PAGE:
- Tweetable Tuesday: Mr. President, How Could You!
- Killer Budgie Bullies A Bug – The Final Close-up Is Sick!
- What Happened to Snappy The African Grey? Stolen Parrot Missed.
- Parrots Flying In The House Is A Good Thing – Outside, Maybe Not
- Weird Facts About Why Kakapos Are Endangered – Hilarious But True!
When Alex The African grey died in 2007 at the age of 30, his death made global news. Alex succumbed to parrot heart disease that went undetected by his caretakers. Alex opened the eyes of many the world over with his amazing intelligence uncovered by Dr. Irene Pepperberg. What did not make big news was the cause of his death, atherosclerosis. Atherosclerosis, often known as hardening of the arteries, leads to cardiovascular disease, and the most common cause of heart disease in parrots.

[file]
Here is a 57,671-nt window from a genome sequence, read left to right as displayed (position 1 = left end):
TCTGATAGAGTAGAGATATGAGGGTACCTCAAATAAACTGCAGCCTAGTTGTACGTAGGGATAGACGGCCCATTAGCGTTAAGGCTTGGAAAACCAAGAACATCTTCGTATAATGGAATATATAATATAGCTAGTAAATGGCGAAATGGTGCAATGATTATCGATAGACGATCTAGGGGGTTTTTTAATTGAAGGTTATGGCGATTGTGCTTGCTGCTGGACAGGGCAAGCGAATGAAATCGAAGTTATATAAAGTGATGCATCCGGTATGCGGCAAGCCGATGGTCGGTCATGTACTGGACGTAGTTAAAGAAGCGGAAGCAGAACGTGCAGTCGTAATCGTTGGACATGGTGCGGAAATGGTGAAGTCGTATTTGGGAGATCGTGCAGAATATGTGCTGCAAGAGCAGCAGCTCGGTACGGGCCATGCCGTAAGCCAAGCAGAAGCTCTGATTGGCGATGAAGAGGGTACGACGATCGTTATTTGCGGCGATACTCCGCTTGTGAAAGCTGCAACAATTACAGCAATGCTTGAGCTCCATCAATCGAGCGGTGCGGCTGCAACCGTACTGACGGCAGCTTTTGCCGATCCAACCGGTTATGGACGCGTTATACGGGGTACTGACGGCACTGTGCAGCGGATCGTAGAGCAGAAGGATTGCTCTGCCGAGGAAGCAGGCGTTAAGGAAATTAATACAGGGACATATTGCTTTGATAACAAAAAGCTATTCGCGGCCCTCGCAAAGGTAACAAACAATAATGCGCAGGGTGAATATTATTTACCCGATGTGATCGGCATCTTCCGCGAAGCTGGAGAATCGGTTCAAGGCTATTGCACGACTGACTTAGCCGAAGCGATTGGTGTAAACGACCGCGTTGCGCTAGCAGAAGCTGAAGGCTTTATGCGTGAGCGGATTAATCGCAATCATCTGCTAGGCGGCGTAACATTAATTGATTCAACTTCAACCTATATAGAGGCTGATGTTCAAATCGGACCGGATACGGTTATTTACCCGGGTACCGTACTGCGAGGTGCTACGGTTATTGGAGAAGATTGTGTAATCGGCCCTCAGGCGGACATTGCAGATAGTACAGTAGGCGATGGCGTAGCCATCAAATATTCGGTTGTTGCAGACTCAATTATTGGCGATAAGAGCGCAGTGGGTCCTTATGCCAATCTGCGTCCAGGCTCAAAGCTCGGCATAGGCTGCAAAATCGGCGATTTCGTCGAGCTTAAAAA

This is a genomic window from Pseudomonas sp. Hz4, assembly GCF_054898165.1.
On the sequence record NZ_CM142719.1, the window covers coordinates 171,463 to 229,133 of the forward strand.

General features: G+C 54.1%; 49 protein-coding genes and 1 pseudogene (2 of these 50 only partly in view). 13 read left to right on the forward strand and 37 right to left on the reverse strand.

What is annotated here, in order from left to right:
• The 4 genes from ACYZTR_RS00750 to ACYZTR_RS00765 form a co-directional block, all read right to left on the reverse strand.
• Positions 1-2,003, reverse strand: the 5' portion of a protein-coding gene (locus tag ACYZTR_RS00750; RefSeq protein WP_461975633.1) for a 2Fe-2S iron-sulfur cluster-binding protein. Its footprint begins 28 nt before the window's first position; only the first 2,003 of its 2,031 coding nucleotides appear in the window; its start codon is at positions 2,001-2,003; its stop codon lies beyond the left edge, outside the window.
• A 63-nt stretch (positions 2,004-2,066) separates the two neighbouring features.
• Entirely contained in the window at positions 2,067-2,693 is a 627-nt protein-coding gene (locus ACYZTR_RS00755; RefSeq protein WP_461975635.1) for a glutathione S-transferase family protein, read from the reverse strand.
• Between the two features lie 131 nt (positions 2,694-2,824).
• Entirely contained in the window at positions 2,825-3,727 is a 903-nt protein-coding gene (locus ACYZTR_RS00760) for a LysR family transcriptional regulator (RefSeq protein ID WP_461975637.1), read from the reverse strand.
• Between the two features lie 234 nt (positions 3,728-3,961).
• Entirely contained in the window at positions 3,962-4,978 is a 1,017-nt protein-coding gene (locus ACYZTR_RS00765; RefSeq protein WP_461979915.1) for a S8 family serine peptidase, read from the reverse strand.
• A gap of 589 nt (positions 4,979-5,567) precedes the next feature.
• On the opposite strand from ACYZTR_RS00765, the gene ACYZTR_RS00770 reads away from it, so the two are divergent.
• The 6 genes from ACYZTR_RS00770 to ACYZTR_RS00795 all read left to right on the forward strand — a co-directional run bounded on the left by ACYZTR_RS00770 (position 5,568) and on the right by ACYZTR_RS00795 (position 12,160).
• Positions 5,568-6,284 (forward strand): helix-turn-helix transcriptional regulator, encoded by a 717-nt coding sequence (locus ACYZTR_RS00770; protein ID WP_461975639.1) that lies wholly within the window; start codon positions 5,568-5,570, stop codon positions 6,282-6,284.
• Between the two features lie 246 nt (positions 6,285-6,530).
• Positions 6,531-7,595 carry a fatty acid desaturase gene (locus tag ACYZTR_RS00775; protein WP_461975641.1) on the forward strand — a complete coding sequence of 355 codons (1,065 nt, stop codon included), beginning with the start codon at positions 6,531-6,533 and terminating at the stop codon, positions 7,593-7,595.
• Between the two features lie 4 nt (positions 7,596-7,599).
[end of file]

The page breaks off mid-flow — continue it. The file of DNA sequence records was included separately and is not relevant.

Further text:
Why birds get parrot heart disease
Parrot heart disease often goes undetected until it is too late. A variety of factors contribute to conditions like atherosclerosis, such as poor diet and lack of proper exercise. No matter how active we think our birds are, they cannot get the kind of exercise their little bodies were born for.
One of the most controversial issues amongst parrot owners is whether to clip their bird's wings or not. While many breeders and veterinarians who service breeding communities still advise clipping, more responsible avian specialists have stood up to say, “In many instances we are doing a disservice to our clients and their pet birds if we automatically trim.”
Click on to the next page to read more about heart disease in parrots: